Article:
Rockpooling in Falmouth Bay
The Rock Pool Project’s Guide to Falmouth’s Coastal Wildlife
Equipment and advice
Rock pooling is a very cheap summer activity. You don't need a lot of special equipment and you may well already have everything you need. Coastal rocks can be sharp or they can be slippery, so thick soles with good grips are recommended. Wellies are perfect, and old trainers are good too but make sure to rinse the salt off of them afterwards. Prepare for the Great British weather, a.k.a. anything can happen. It's also a good idea to keep a change of clothes handy, in case you get even closer to the rock pool life than you intended.
A good field guide will greatly enhance your rock pooling experience. There are many UK guides available, and some good options include:
- Collins Complete Guide to British Coastal Wildlife
- Seasearch Guide to Seaweeds of Britain and Ireland
- RSPB Handbook of the Seashore
- Rock Pool: Extraordinary Encounters Between the Tides: Just published, this book by local Cornish author Heather Buttivant gives you a more in depth (sorry) knowledge of the creatures who inhabit the pools around the Cornish coast. Check out Heather's award winning rock pooling website here. https://cornishrockpools.com/
It is not really necessary to collect your wildlife in a bucket. If you do, remember to replace water in the bucket regularly and provide some cover for the animals inside, and ensure to put all wildlife back in the rock pools when you have had a look.
There are some great waterproof cameras out there but they can be expensive. You can use a normal camera or your phone but obviously you are risking disaster if you drop it in rock pool, so don't do that! Salt in the air is also bad for cameras, so keep them in a bag when you are not taking pictures. There are many waterproof cases available for smartphones, which are relatively cheap. Search online shops for your model of phone.
Where to go
Falmouth is a great spot for rock pooling. Make sure you check the tides so that you know the rock pools will be uncovered and that you will be safe (this can be done online or get a copy of the tide times from the Falmouth Tourist Information Centre), and then head to Castle, Gyllyngvase, Swanpool or Maenporth beaches. These all have great rock pools full of interesting wildlife waiting for you to discover! Castle beach is the best choice if the tide is not yet too low as the rock pools are uncovered within a short time, however access can be slightly harder for this beach as there are a number of steps and sloping paved paths. Close by is Gyllyngvase, which has easier access and many shallow crystal clear rock pools to either side of a beautiful sandy beach, making it a great choice for the whole family. These rock pools are also uncovered fairly early on when the tide starts to ebb. Swanpool and Maenporth beaches have deeper rock pools containing a variety of marine life, however these are uncovered only when the tide is lower and there is some clambering involved, so make sure you are prepared and take care on the slippery seaweed.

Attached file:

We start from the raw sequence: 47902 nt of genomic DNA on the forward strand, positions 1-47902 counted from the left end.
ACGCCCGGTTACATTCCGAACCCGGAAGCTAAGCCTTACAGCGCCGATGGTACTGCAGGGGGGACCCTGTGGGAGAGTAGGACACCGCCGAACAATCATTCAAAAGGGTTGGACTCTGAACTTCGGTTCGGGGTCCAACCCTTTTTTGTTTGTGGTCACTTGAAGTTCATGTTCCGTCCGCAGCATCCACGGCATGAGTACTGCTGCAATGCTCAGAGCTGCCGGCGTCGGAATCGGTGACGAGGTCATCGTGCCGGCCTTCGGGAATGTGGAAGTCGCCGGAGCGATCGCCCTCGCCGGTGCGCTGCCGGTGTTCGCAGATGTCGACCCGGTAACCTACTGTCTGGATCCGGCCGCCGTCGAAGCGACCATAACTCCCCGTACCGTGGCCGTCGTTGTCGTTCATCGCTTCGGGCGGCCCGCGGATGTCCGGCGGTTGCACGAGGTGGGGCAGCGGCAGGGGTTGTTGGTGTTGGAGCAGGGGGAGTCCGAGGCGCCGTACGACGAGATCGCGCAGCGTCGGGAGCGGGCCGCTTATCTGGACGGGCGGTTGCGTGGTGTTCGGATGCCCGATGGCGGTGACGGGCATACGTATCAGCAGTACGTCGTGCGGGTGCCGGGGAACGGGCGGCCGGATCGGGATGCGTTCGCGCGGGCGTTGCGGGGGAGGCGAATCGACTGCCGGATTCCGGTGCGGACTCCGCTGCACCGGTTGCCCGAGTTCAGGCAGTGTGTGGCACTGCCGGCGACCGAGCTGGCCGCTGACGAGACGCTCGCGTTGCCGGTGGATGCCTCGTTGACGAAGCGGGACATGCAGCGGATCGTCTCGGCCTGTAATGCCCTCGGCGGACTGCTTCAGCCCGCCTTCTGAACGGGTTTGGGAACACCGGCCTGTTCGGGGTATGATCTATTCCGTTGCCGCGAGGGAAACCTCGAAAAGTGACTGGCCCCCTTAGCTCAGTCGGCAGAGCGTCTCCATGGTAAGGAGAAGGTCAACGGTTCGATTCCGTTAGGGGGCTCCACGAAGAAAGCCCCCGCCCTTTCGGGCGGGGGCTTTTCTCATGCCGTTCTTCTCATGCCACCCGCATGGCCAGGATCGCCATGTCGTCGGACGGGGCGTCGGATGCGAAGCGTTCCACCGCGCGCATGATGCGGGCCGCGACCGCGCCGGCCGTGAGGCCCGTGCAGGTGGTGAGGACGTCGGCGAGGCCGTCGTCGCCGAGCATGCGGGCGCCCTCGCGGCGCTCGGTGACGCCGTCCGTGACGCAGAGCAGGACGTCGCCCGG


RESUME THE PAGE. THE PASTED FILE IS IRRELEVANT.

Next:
Rock Pooling Events
We run family events every other Sunday in the Falmouth area, and regular walking and kayaking tours. We also appear at lots of events and on the beach with our mobile rock pool. For more details you can sign up to our newsletter here. You can also book on to any of our ticketed events through our website, or by visiting our events page.
The Rock Pool Project: About Us
We are passionate about bringing the joy of marine wildlife to everyone. The aim of the Rock Pool Project is to empower us all to improve our relationship with the marine environment by connecting science and education. The project is led by a highly experienced professional marine biologist and an equally experienced primary school teacher, and supported by a talented and enthusiastic volunteer network.
We are a not-for-profit community interest company start up (officially named People Power Science CIC Ltd), who formed in March 2018.